Wednesday, January 12, 2011

I Wish I May, I Wish I Might...

With the new year upon us, it causes one to think of the wishes, hopes, and resolutions for the year ahead. Some wish to lose weight. Some resolve to eat better. Some hope for a change in their circumstances - a new job, a new house, a new {insert want or need}. At the heart of these explorations is a search into identity - who we think we are or should be or want to be seen as. 

In November 2010, historian Simon Schama published in The Guardian his vision of how and why history should be taught in schools. In this article, he states that history is not a measure to merely calm or please arguments and misfortunes. "It's exactly because history is, by definition, a bone of contention that the arguments it generates resist national self-congratulation."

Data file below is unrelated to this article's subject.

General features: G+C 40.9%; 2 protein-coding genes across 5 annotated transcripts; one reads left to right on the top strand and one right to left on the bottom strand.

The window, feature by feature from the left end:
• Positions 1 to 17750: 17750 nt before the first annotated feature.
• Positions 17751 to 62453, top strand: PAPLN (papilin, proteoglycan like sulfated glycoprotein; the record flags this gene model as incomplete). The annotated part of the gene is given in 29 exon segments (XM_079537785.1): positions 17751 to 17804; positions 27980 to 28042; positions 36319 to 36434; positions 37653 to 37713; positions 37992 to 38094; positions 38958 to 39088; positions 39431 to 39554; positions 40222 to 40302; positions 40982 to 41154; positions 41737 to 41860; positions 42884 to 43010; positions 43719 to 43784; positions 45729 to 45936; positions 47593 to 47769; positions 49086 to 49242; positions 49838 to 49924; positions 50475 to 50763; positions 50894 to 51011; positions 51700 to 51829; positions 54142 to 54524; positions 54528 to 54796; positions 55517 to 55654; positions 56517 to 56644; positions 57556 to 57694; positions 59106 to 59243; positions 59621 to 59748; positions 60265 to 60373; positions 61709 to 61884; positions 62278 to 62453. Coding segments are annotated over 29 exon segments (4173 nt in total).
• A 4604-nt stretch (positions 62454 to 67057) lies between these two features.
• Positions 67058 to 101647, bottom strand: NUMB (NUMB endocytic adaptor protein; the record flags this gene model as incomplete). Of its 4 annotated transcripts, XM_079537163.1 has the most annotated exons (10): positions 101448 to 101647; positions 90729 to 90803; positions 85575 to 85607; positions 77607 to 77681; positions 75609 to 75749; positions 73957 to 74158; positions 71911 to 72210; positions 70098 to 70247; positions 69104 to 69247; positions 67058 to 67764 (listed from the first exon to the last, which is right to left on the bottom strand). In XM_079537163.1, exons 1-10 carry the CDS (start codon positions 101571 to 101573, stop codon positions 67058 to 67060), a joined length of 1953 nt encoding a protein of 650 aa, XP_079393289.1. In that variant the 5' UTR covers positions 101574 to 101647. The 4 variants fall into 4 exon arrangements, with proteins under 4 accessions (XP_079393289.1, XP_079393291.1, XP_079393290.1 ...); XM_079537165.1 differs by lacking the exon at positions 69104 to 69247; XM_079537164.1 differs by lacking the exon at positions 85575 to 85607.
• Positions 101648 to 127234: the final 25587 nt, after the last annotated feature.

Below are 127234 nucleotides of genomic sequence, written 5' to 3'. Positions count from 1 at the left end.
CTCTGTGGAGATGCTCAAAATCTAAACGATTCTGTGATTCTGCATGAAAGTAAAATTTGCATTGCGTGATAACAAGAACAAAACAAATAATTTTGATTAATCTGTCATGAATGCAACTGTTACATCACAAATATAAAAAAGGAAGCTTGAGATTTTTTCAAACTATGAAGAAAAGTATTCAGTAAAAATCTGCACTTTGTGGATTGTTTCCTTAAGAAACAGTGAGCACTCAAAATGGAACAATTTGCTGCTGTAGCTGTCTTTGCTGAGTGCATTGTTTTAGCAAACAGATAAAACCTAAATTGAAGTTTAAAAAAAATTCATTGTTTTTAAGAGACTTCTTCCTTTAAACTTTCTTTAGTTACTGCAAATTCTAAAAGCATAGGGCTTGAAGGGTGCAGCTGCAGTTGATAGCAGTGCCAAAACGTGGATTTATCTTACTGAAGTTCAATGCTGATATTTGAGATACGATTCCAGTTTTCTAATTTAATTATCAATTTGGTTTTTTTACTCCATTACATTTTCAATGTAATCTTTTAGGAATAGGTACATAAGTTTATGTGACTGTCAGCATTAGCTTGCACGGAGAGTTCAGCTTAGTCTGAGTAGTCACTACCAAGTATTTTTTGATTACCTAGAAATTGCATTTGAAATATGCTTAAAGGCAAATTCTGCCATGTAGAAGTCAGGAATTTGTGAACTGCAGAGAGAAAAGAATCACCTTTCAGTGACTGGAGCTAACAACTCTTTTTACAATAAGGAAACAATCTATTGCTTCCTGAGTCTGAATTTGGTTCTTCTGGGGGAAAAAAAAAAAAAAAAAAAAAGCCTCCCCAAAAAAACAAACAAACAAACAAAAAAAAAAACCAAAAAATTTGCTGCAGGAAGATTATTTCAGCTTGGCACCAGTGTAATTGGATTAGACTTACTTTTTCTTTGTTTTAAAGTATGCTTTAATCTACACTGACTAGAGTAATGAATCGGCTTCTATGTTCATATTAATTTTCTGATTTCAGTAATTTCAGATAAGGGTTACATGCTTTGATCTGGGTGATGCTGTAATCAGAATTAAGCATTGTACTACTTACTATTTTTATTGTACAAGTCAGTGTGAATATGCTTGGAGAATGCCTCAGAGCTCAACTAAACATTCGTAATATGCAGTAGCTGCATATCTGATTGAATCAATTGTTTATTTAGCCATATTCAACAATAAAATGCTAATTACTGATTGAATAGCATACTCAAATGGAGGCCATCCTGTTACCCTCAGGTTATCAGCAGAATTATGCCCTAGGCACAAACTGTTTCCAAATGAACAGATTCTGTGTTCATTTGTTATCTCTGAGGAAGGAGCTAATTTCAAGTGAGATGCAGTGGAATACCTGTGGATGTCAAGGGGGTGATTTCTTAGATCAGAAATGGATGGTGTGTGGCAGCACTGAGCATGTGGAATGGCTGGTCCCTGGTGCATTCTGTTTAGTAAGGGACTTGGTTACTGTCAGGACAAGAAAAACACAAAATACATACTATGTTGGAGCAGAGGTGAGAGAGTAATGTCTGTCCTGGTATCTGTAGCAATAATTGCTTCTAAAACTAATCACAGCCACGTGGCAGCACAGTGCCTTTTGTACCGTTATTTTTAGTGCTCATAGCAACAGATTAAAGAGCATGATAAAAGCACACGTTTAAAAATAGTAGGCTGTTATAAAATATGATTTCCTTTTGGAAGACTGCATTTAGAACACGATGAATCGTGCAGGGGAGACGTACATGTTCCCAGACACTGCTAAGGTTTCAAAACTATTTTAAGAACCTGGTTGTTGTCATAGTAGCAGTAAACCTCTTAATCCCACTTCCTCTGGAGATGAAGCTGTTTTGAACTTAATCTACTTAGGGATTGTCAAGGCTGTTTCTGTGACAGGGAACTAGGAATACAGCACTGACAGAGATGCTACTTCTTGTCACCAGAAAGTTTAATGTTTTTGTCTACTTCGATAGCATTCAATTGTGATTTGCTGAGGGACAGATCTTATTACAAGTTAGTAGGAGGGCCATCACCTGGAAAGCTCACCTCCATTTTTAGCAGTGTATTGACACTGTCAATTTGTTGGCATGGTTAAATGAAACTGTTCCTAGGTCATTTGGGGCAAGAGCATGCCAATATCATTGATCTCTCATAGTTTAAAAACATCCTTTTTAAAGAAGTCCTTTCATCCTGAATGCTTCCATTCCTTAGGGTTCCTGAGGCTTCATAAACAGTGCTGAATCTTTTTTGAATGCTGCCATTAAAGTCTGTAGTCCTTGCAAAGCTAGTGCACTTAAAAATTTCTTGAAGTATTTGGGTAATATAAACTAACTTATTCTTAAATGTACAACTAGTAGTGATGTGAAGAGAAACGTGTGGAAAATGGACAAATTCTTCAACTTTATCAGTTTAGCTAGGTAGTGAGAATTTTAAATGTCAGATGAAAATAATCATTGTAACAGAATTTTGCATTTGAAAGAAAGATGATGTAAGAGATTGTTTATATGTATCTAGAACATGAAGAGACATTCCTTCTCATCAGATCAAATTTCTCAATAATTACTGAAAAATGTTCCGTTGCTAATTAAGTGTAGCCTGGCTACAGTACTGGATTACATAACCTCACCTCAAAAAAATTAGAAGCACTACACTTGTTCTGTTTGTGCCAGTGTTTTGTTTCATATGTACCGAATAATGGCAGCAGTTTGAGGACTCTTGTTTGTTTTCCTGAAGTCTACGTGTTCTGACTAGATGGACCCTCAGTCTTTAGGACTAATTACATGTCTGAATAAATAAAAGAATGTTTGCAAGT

The Greek word historia meant and was used as "inquiry."  The "father of history" Herodotus traveled and wrote about the people and places he saw examining the cultures and legends of regions he ventured through. So, according to Schama, the inquiry into a nation's history "is not the uncritical genealogy of the Wonderfulness of Us, but it is, indispensably, an understanding of the identity of us."  The investigation and analysis of history is integral to the self-examination of who we are today.

I am preoccupied with this inquiry into the past to better understand today. Who are we and why? What is the impact of this political incident or that economic event on the culture and society of a peoples? How did it all coalesce into a nation and a national identity? 

As an anglophile, I've chosen to delve in to British history to explore these questions. I hope to consider these weighty inquiries in this forum throughout the coming year. Answers may not be found and further questions may result, but the conversation will begin. 

1 comment:

Marty Rhodes Figley said...

Rebecca, I'll look forward to reading about your historical delvings on this thoughtful, intelligent blog.